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French press review 19 August 2015


In the French papers suspicion grows over plans to extend Sunday trading, as trade unions announce a long-drawn-out war with the government. And the heat gets turned up as more couples turn to swinging to spice up their love lives.


"Don't be fooled!" writes L'Humanité over plans to open more shops on Sunday. "It's a trap to sacrifice our cherished Sunday, to make big bosses richer."

The fiery tone is characteristic of the Communist paper, which still hasn't come to terms with the passage of Economy Minister Emmanuel Macron's law on 7 August, one of whose provision allowed shops in tourist zones to stay open on Sunday to attract more foreign visitors.

It's a downright lie to insinuate that tourists only come to France on Sunday, Huma argues, and, secondly, to believe that they come to one of the most culturally rich countries to do shopping. It's clear that the government is only putting business interests first, the paper says.

Wrong, argues Le Figaro. How can you have workers' rights when there's no economic growth? This is the main concern of the conservative paper. It says next year's budget could flop because there's no money to push forward ambitious reforms in the pension and education system.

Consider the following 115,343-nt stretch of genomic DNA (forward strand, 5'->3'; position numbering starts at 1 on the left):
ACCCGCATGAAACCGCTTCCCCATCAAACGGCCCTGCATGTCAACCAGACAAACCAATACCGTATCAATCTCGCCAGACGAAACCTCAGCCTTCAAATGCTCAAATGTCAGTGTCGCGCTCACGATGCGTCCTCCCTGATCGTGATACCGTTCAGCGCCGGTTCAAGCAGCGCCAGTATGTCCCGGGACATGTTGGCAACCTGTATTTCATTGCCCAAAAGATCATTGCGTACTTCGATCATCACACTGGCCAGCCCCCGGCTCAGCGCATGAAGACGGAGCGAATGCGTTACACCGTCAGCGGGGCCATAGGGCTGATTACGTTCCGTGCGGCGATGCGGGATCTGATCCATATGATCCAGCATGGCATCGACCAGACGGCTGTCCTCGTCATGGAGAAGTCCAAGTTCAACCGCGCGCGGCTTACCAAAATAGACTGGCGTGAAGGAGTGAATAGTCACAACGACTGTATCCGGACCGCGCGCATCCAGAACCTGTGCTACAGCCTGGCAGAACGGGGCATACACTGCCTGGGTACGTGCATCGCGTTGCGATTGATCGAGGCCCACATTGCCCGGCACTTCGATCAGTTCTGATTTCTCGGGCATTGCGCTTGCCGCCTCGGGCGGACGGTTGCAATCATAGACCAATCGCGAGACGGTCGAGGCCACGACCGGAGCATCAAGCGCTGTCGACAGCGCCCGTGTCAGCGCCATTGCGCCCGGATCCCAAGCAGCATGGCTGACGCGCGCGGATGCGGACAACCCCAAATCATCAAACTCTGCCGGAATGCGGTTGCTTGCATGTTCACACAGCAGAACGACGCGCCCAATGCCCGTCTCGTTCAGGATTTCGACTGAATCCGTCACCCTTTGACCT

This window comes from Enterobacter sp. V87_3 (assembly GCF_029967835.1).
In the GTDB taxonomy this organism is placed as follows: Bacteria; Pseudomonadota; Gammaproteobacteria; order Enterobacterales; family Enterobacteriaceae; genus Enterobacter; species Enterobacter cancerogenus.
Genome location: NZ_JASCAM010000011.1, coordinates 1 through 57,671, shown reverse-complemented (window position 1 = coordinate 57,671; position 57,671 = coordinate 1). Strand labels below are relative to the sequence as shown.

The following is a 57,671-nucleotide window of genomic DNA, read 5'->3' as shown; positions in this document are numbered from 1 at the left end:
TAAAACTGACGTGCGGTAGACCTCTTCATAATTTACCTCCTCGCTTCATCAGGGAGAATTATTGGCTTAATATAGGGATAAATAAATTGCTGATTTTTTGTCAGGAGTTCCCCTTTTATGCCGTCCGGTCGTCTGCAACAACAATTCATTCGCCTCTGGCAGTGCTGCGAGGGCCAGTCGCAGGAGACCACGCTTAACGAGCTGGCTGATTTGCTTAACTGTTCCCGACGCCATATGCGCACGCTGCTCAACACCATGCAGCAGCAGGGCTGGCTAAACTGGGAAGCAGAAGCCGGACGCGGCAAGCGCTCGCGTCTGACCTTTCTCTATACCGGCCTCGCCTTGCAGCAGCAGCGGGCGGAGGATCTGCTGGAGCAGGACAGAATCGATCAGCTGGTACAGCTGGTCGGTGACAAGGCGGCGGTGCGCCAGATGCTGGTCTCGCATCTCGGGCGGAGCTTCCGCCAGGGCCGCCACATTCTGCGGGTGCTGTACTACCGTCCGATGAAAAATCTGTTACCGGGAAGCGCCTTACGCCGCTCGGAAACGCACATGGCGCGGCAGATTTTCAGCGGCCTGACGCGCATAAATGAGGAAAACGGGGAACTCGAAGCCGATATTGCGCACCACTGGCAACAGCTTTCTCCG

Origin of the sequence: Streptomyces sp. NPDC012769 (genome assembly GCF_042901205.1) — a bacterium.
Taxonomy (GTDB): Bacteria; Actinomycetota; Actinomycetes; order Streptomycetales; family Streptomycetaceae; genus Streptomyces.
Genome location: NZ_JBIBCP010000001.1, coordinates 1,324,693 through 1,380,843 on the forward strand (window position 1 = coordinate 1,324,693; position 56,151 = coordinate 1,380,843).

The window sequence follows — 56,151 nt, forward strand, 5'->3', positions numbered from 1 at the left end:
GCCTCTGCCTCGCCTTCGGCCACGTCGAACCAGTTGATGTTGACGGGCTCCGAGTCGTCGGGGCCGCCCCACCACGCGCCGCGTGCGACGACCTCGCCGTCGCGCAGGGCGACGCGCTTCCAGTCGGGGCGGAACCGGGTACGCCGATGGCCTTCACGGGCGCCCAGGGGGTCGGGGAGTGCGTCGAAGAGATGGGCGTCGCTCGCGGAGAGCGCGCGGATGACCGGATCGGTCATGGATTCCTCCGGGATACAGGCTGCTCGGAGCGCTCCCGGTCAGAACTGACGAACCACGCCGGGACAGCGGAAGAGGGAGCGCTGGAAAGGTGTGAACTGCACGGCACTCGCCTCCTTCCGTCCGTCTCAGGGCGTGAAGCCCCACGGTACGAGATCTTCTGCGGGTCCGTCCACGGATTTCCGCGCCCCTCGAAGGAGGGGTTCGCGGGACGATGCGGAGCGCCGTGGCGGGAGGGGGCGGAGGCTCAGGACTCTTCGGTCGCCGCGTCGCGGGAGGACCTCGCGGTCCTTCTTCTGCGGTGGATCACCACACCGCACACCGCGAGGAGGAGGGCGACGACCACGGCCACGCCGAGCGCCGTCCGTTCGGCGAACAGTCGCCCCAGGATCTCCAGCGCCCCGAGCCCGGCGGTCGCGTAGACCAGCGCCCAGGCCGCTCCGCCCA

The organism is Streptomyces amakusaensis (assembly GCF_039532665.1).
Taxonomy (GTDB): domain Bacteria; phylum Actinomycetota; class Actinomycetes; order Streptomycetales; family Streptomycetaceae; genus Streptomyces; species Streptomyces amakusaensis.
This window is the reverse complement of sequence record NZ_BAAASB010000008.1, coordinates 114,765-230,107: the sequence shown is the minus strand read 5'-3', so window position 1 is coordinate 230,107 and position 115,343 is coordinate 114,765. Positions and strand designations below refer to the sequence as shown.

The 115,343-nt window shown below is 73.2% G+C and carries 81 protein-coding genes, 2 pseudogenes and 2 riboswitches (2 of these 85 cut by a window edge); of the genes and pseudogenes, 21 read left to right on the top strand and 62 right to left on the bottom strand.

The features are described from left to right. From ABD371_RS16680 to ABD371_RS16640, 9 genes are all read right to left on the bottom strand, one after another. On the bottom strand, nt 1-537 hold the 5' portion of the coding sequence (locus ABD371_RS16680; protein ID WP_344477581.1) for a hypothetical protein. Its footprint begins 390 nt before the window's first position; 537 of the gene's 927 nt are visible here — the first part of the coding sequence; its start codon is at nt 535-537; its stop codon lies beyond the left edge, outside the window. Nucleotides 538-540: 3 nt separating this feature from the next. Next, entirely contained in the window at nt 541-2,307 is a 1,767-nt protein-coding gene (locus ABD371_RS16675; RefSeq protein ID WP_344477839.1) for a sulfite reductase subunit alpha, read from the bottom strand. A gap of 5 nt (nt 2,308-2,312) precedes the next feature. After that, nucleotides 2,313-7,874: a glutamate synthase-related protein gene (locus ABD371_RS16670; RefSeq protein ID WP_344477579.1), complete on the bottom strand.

France is like a snake turning around on itself in circles, Figaro sums up, basically going nowhere.

Left-leaning Libération, looks at the "dangerous liaisons" between police and their informers, revealed by a recent drug-trafficking scandal. Police officers are pulled up for getting too close to their sources and not actually getting the proof they need.

It turns out it's actually quite a lucrative business to be a police spy, a trade which could earn you as much as 10,000 euros. And one officer even reported that he saw a source  paid a whopping 50,000 euros.

It makes you wonder where all this money is coming from if there's zero growth. Either the interior ministry is the only department thriving and not affected by the economic slowdown or it has wads of cash stashed somewhere that we don't know about.

Still on the theme of dangerous liaisons, Libé writes that more couples are swapping partners, as entries to swingers' clubs shoot up. What's new is that the trend is increasingly popular among the under-35s.

Traditionally, you've always had a much older crowd going to these clubs to spice up their sex lives. But now even young men and women are going, apparently, because the clubs have become more sophisticated and less trashy.

So, something to think about for this coming weekend.

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